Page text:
While French did exist in France and differed depending on areas, it was not the official language. When did it become so ?
closed as off-topic by Brasidas, John Dallman, justCal, Mark C. Wallace♦, CGCampbell Jan 23 '17 at 4:01
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In 1539, the Ordinance of Villers-Cotterêts established (among many other things: 192 articles) that all legal and notarised documents were to be written exclusively in French (articles 110 and 111).
Nous voullons et ordonnons qu’ilz soient faictz et escrits si clerement qu’il n’y ait ne puisse avoir aucune ambiguïté ou incertitude, ni lieu à en demander interpretacion.
Et pour ce que telles choses sont souventesfoys advenues sur l'intelligence des motz latins contenuz esdictz arretz, Nous voulons que doresenavant tous arretz ensemble toutes autres procedeures, soyent de nous cours souveraines ou aultres subalternes et inferieures, soyent de registres, enquestes, contractz, commissions, sentences, testamens et aultres quelzconques actes et exploictz de justice ou qui en dependent, soient prononcez, enregistrez et delivrez aux parties en langage maternel francoys et non autrement.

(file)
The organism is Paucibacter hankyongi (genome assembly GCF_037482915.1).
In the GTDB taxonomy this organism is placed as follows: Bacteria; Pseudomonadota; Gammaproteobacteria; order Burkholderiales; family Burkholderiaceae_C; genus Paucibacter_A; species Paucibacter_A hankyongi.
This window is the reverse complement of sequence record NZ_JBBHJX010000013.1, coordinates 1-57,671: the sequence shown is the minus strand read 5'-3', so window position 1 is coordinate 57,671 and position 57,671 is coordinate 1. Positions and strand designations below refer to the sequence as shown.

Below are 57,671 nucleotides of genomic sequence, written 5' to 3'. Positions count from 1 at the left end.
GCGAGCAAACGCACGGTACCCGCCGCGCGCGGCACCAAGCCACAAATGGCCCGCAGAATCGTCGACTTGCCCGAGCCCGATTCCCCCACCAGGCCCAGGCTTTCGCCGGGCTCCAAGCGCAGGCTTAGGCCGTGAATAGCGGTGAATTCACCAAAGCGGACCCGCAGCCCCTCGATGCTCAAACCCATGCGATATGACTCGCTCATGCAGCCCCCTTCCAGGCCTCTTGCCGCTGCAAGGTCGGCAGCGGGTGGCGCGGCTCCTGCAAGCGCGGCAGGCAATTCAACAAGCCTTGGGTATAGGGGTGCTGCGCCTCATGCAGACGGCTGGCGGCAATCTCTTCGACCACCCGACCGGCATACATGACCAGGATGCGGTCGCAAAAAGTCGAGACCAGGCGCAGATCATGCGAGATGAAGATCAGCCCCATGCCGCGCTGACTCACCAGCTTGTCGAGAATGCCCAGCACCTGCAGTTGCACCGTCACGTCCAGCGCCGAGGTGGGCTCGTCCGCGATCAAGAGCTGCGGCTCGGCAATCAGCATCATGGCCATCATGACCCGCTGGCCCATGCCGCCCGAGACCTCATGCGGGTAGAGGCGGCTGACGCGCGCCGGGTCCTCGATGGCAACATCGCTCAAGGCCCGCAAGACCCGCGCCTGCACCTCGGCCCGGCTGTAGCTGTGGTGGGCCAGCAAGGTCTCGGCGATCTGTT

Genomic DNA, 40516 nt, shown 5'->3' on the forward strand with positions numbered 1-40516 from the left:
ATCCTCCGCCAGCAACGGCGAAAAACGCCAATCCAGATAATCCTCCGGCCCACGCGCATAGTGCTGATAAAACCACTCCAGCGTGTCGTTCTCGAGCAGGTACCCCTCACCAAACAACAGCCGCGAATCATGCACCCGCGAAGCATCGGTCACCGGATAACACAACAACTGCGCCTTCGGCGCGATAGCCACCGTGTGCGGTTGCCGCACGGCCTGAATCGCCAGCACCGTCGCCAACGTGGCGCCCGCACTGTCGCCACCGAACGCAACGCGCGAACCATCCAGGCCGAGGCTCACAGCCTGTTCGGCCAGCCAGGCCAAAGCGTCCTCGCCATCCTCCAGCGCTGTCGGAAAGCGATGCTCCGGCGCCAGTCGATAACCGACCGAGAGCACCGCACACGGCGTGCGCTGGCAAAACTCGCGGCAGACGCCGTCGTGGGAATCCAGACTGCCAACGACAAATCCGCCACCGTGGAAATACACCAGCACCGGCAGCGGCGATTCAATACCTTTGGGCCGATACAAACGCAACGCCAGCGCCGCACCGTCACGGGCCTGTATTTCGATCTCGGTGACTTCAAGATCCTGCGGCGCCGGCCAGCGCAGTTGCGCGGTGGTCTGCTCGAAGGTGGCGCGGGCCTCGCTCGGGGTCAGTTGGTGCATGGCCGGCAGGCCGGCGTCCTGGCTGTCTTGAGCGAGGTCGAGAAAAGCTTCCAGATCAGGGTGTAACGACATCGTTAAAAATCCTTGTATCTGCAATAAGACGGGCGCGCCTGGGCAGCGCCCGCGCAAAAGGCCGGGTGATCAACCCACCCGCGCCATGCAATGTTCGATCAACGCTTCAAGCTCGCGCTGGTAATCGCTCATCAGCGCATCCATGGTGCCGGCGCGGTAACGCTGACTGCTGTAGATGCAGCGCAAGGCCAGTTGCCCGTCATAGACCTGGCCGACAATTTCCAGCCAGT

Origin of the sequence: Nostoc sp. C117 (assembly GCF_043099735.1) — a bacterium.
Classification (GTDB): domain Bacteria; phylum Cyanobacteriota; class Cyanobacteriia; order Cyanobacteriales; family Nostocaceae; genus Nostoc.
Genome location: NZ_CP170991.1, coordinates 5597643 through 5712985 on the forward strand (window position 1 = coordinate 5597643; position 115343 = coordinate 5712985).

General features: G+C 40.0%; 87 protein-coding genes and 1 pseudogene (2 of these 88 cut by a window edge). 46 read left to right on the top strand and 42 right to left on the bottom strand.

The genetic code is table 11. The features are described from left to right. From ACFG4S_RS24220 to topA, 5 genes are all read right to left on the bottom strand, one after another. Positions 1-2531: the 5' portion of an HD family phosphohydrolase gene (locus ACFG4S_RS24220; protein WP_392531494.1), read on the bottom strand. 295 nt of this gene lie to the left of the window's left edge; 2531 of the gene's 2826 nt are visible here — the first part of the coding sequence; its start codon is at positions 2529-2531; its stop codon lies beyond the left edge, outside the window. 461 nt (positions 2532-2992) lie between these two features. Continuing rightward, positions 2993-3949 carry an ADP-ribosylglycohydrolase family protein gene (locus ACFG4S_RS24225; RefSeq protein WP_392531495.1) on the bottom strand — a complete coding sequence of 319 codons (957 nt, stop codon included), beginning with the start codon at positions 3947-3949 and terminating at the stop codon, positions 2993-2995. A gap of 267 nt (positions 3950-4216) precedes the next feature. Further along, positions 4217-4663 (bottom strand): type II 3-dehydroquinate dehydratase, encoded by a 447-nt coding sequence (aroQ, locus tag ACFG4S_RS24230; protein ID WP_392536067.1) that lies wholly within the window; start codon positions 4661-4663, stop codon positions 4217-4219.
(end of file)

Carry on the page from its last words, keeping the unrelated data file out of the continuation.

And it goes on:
We wish and order that they [judicial acts] be drawn up and written so clearly that there be neither ambiguity nor uncertainty nor the possibility of ambiguity or uncertainty, nor grounds for asking for interpretation thereof.
And because so many things often happen due to [poor] understanding of Latin words used in decrees, we intend that henceforth all decrees and other proceedings, whether of our sovereign courts or others, subordinate and inferior, or whether in records, surveys, contracts, commissions, awards, wills, and all other acts and deeds of justice or of law, that all such acts are spoken, written, and given to the parties [concerned] in the French mother tongue, and not otherwise.